There is no participation fee and those who raise $50 or more will receive a complimentary T-shirt.
For more information, call the RCHS at 304-636-7844 or e-mail at email@example.com.
The RCHS wishes to thank its sponsors, The Animal Care Center, Hazelwood Animal Clinic, Beverly Pike Veterinary Clinic, All Creatures Great & Small Veterinary Clinic, Yorkie and Associates, Elkins Cinema 7, Greenfield Cabinetry, WDNE, WETV, The Inter-Mountain, United Way of Randolph County, Armstrong World Industries, Big Lots, PetSmart Charities and Wal-Mart.
Dave Denton has announced that he will close his business office at 212 John St. effective June 14. "I've decided to experiment with providing my clients with massage service exclusively in their homes," he said. "Next year I'll look at how it went, and go from there."
He also noted that any gift certificates or coupons still held by customers would continue to be valid.
Denton's fees effective June 15 to Jan. 1, 2010, for in-home message therapy will be $33 for a 30-minute seated/chair massage, and $49 for a three-quarter hour Swedish table massage. "There will be no extra charge for house calls unless the travel and weather conditions are especially difficult," he said.
According to a Durbin & Greenbrier Valley Railroad newsletter, the company is planning to augment its existing schedule in June by inaugurating passenger train service from Elkins to Beverly. This trip is being co-sponsored by the Historic Beverly Foundation and will include a layover in Beverly where guides dressed in period costumes will direct train passengers to various historic points of interest. The new Beverly service will be operating on Sundays once every month during the summer and more frequently during the fall season utilizing the same dining and passenger cars and diesel locomotive that goes to Cheat Bridge and Spruce commonly known as the Cheat Mountain Salamander.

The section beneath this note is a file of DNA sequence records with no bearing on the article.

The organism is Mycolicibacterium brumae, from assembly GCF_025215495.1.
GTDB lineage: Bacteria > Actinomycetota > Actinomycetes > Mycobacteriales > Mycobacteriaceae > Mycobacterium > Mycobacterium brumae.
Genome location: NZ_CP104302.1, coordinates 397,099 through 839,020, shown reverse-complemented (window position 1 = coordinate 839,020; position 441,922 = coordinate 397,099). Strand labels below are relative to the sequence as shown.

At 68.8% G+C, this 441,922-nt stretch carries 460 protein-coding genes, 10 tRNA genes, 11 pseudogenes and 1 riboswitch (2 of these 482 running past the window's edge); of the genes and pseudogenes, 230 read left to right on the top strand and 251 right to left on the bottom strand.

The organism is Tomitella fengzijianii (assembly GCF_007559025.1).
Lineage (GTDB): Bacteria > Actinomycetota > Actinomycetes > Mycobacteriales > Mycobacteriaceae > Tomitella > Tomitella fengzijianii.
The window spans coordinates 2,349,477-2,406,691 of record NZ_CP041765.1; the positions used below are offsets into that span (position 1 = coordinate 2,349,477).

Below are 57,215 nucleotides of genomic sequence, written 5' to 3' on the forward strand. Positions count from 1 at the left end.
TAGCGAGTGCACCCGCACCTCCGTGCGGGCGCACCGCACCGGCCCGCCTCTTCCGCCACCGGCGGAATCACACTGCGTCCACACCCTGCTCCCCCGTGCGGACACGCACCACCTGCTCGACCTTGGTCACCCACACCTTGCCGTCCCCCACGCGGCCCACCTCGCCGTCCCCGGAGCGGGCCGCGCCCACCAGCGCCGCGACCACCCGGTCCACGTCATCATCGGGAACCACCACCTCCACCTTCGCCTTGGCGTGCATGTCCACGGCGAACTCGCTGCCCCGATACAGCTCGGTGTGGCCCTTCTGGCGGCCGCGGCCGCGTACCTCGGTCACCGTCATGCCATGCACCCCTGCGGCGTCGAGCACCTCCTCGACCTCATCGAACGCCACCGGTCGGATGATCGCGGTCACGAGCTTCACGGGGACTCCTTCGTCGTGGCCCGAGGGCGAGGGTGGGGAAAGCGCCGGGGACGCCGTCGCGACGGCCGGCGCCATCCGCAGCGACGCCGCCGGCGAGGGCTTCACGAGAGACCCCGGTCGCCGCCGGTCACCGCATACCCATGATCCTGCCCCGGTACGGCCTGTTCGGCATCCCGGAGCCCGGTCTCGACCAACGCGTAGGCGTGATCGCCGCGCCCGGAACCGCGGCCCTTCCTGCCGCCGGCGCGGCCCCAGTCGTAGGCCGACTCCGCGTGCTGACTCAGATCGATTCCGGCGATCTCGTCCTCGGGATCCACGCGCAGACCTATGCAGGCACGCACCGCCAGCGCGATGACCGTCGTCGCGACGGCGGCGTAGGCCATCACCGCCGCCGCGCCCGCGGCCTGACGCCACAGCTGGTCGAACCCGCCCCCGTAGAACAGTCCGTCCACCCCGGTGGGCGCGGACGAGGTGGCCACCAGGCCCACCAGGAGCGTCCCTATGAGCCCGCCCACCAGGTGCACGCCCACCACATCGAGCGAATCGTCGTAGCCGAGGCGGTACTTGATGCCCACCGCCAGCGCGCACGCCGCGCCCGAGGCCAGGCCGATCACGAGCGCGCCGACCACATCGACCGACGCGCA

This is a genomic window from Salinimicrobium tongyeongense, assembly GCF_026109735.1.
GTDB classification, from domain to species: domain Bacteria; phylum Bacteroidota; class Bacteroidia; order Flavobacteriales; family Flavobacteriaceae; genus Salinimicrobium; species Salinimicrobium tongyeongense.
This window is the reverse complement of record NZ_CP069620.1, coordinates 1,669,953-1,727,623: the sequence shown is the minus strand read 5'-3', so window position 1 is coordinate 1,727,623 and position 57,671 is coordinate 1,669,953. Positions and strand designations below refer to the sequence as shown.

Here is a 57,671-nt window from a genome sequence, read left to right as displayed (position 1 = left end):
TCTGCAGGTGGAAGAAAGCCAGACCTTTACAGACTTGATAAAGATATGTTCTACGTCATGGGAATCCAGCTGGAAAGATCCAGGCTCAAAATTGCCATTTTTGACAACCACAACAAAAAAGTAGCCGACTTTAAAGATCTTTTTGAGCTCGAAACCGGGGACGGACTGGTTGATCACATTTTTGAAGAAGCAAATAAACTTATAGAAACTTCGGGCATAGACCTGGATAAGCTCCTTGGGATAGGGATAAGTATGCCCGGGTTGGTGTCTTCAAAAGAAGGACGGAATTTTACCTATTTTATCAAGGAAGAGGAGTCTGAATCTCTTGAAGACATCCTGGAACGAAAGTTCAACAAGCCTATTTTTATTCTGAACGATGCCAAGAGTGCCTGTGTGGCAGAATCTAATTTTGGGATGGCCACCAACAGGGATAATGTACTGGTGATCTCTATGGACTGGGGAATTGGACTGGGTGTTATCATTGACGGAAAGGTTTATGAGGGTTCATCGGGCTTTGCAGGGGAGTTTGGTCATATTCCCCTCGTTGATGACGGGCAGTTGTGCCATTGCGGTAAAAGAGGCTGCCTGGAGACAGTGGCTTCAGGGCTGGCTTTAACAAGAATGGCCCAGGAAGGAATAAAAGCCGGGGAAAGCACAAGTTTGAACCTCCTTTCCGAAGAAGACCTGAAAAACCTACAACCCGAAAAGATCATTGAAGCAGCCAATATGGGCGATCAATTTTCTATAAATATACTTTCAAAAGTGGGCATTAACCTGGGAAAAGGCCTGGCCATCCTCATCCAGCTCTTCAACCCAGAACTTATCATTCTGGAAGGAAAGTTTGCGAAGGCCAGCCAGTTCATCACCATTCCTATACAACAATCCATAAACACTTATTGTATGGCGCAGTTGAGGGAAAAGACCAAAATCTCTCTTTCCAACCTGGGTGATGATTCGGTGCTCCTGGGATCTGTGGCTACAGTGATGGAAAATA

The remainder of the schedule for 2009, sources said, will be similar to 2008 except for earlier departure times from Elkins. This is necessary to allow more time for group tours to make the various connections.
For more information, call 304-636-9477 or 1-877-MTN-RAIL (1-877-686-7245) or visit www.mountainrail.com.
Mayor Duke Talbott revealed an interesting fact at Tuesday's Downtown Elkins Promotional Committee meeting regarding the enforcement of the reduced speed limit on Railroad Avenue. He reported that many of those stopped for speeding have also been cited for driving under the influence. A word to the wise: slow down and always have a designated driver - don't drink and drive. The mayor also noted that the new traffic lights should be fully operational by mid-June.
Last week I promised that I would forthwith and forevermore refer to the group that meets at Ceramics with Class bi-monthly to discuss a never-ending list of subjects relevant to the city's future and welfare by its official name, "The Downtown Elkins Promotional Committee." Pardon my human frailties, but I must renege on that promise for a couple of reasons. First, the name is stiff and much too formal, and secondly, I can save three words of space by using "Downtown Merchants." While the official title is as it is, I will be referring to the group as "The Downtown Merchants" as before. Besides, Ed Griesel still refers to it that way, so why shouldn't I?